For the full interview, see:
STEPHEN MOORE. “THE WEEKEND INTERVIEW; The Demise of the Small American Bank; The man who put the customer first in retail banking says Dodd-Frank is crushing community banks and Britain is now a better bet.” The Wall Street Journal (Sat., Aug. 1, 2015): A9.
(Note: ellipses added.)
(Note: the online version of the interview has the date July 31, 2015.)

“Lifespan Research Really Should Be the Future of Medicine”

(p. D1) A research lab at a University of California campus has a big ambition–to extend the number of years people live disease-free. The animal model it uses for its experiments is decidedly smaller: the tiny fruit fly.
The Jafari Lab, located at UC Irvine, has run tests on substances as diverse as green tea, cinnamon and an Arctic plant called Rhodiola rosea, looking for an elixir of life. To pass muster, each experimental compound must help the fruit flies live longer and not have adverse effects.
The researchers are currently investigating the effects of cinnamon on lifespan. The spice passed the first test: A dose of 25 milligrams of cinnamon per milliliter of food resulted in fruit flies living up to 37% longer. But to be declared a success, the lab is putting cinnamon through three additional tests–does it harm reproductive ability and locomotion and what impact does it have on cognitive capacities such as memory.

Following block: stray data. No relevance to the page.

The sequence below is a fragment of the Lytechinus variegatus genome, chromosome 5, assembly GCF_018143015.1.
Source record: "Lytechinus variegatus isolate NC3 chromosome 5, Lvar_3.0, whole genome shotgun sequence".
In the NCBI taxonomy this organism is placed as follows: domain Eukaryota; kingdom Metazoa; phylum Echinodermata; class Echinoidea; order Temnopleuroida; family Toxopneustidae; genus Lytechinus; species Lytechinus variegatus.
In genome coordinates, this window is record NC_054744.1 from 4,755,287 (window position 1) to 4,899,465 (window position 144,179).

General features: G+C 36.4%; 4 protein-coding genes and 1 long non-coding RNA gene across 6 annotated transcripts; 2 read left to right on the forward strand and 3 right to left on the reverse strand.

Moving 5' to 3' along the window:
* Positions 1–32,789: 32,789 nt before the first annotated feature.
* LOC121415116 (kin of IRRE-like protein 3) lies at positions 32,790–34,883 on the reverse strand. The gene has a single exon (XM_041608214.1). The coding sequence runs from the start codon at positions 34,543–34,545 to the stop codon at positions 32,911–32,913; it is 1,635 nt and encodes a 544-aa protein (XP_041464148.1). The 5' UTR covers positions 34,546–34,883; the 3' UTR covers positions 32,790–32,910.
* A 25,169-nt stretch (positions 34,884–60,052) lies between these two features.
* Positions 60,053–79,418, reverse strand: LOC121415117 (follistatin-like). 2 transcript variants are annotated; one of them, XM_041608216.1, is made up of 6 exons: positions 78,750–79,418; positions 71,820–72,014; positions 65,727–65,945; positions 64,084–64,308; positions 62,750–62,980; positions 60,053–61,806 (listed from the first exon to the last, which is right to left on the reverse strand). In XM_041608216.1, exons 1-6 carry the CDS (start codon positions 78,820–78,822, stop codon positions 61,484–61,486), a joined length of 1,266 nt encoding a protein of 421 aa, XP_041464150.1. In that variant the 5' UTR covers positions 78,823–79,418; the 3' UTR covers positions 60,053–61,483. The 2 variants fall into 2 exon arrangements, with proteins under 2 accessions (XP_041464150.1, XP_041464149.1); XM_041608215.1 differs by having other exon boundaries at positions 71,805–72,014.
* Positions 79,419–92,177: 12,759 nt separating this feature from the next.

“When you look at how we think about aging, we don’t really consider it a disease–it’s just considered a ‘natural’ thing. But I think aging and lifespan research really should be the future of medicine,” says Mahtab Jafari, an associate professor of pharmaceutical sciences at UC Irvine for whom the lab is named.

For the full story, see:
ANGELA CHEN. “HEALTH & WELLNESS; In Search of Elixir of Life, Scientist Studies Fruit Flies.” The Wall Street Journal (Tues., MARCH 8, 2016): D3.
(Note: italics in original.)
(Note: the online version of the story has the date MARCH 7, 2016, and has the title “HEALTH & WELLNESS; Seeking Elixir of Life, a Scientist Studies Fruit Flies.”)

A relevant academic article discussing possible metabolic pathways to increased lifespan, is:
Barzilai, Nir, Derek M. Huffman, Radhika H. Muzumdar, and Andrzej Bartke. “The Critical Role of Metabolic Pathways in Aging.” Diabetes 61, no. 6 (June 2012): 1315-22.